Malware and your USB stick (USB Safety part 1)

For us old-timers, there is a memory of the old days when we passed around floppy disks (floppies) to share computer programs, data files or images.  Floppies where great because users could easily read and write to them.  It didn’t take long for viruses and other malware to begin spreading through the sharing of floppies.  In fact, floppies from unknown sources where often handled with suspicion.  People would frequently scan floppies using anti-virus software.  These days, the floppy disk has almost completely disappeared, along with the issue spreading malware on them.

A whole generation of people has grown up without an easy-to-use read/write exchange media similar to the floppy disk.  For a long time, sharing data was in the form of CD-ROM and DVD.  These require special software to create and read.  They also don’t allow new information to be added to them once they are created.   It is very difficult for malware to spread via these formats for that reason.

With the advent of the USB memory stick or thumb drive (sticks), we now have a new easy-to-use read/write exchange media.  Usage of sticks has increased drastically in the past couple of years.  Us old-timers have looked upon these sticks with the same suspicion we use to reserve for floppies.  I never allow sticks from unknown sources to be plugged into my computer.  People who are new to the realities of the Information Age (particularly, younger people or others who have just started using computers within the past few years) don’t have this same prohibition.  I’ve witnessed people gleefully passing around sticks to share files or run software on various systems.  I’ve watched as people would use their sticks for both work and personal purposes (back in the old days with floppies, this was an absolute no-no).  As a result, industry is now witnessing computers and networks get infected, just like the old days.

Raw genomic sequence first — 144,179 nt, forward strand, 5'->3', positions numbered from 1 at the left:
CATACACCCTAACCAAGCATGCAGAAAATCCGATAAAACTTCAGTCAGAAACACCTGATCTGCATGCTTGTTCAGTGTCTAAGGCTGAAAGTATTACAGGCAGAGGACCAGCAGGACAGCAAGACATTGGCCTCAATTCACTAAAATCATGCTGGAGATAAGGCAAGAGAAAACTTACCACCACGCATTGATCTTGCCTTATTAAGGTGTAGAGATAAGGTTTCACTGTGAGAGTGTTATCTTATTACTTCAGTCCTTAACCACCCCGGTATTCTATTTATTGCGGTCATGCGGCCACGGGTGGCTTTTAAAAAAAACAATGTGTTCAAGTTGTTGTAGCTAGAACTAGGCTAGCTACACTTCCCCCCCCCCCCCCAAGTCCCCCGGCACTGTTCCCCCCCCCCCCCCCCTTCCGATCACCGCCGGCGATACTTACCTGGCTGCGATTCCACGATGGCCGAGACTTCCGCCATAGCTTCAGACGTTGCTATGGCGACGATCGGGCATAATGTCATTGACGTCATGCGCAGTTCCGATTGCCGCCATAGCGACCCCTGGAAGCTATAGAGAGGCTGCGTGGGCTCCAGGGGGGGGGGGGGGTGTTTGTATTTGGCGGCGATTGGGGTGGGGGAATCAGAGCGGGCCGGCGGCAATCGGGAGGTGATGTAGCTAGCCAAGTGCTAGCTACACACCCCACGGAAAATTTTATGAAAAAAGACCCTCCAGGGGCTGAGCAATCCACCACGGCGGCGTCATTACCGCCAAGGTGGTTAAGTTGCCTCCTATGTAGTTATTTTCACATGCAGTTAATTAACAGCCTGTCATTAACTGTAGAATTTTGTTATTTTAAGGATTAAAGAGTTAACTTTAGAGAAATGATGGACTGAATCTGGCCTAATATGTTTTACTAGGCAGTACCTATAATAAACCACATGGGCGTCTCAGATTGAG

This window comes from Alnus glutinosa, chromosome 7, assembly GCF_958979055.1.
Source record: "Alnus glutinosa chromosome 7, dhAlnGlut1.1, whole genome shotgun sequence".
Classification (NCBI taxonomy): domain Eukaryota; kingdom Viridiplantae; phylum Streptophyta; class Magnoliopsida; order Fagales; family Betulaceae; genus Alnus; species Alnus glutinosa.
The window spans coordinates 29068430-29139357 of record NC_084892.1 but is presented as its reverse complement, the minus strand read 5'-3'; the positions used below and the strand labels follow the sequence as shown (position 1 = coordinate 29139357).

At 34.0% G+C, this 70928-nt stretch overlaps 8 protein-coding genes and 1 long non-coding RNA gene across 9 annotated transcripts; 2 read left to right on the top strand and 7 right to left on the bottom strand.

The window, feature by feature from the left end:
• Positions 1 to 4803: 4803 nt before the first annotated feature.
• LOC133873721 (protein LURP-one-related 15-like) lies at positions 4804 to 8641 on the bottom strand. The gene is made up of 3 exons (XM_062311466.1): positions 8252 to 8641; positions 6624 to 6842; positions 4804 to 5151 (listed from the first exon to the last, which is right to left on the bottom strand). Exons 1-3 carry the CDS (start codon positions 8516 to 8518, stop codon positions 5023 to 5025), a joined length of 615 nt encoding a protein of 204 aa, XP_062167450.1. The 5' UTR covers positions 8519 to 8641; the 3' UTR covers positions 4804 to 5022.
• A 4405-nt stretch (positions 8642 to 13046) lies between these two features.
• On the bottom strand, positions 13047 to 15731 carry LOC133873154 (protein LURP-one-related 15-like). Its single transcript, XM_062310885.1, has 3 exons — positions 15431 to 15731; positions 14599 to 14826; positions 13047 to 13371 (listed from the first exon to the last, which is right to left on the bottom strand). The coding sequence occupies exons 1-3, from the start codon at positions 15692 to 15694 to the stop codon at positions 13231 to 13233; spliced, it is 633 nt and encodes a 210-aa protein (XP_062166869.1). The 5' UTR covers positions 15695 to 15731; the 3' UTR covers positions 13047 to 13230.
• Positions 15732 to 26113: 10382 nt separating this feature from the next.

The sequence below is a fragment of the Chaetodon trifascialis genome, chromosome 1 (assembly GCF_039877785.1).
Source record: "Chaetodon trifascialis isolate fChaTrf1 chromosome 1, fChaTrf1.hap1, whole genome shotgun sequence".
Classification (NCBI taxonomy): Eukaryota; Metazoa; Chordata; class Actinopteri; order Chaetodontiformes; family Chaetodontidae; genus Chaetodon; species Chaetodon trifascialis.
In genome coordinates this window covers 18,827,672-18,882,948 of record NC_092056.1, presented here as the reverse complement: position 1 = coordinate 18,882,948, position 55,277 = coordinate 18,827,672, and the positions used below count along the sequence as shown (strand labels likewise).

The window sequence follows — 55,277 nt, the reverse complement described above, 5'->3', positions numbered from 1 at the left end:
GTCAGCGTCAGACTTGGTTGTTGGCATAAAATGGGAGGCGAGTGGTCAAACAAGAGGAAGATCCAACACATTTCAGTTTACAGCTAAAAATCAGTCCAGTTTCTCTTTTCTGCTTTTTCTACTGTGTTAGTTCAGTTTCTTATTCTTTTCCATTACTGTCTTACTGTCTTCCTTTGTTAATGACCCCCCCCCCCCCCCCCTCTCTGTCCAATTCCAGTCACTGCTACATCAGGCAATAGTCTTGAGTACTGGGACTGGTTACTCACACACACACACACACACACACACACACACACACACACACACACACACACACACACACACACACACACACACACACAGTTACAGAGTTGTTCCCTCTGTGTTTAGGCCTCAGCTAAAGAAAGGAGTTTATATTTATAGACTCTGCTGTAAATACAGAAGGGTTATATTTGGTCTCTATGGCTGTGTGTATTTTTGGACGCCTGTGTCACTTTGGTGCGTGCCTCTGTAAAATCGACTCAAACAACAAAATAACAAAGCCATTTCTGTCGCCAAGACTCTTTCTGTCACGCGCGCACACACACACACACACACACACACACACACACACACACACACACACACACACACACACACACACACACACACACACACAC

Such usage of sticks has rebirthed the spread of malware.  According to Trend Micro, sticks and other types of external drives are highly common sources for the spread computer virus infection.  The problem is getting worse very quickly.  Companies and private users are now faced with this new onslaught of malware.

Author: fcsuper

As a drafter, mechanical designer and CAD engineer, I've been in the mechanical design field since 1991. For the first 8 years of my career, I was an AutoCAD professional. I utilized AutoLISP and many other AutoCAD customization features to streamline drafting activities for 6+ drafters and designers. I authored several custom functions, one of which was published in the March 1997 issue of Cadalyst Magazine. Since 1998, I've been used SolidWorks non-stop. I've worked to utilize the SolidWorks' user environment to simplify drafting and design activities for 20+ engineers. I've created this website to provide current information about SolidWorks from a variety of contributors. More recently, I am now employed by Dassault Systemes as SOLIDWORKS Sr. Product Definition Manager to improve drawing, annotation and MBD related areas.

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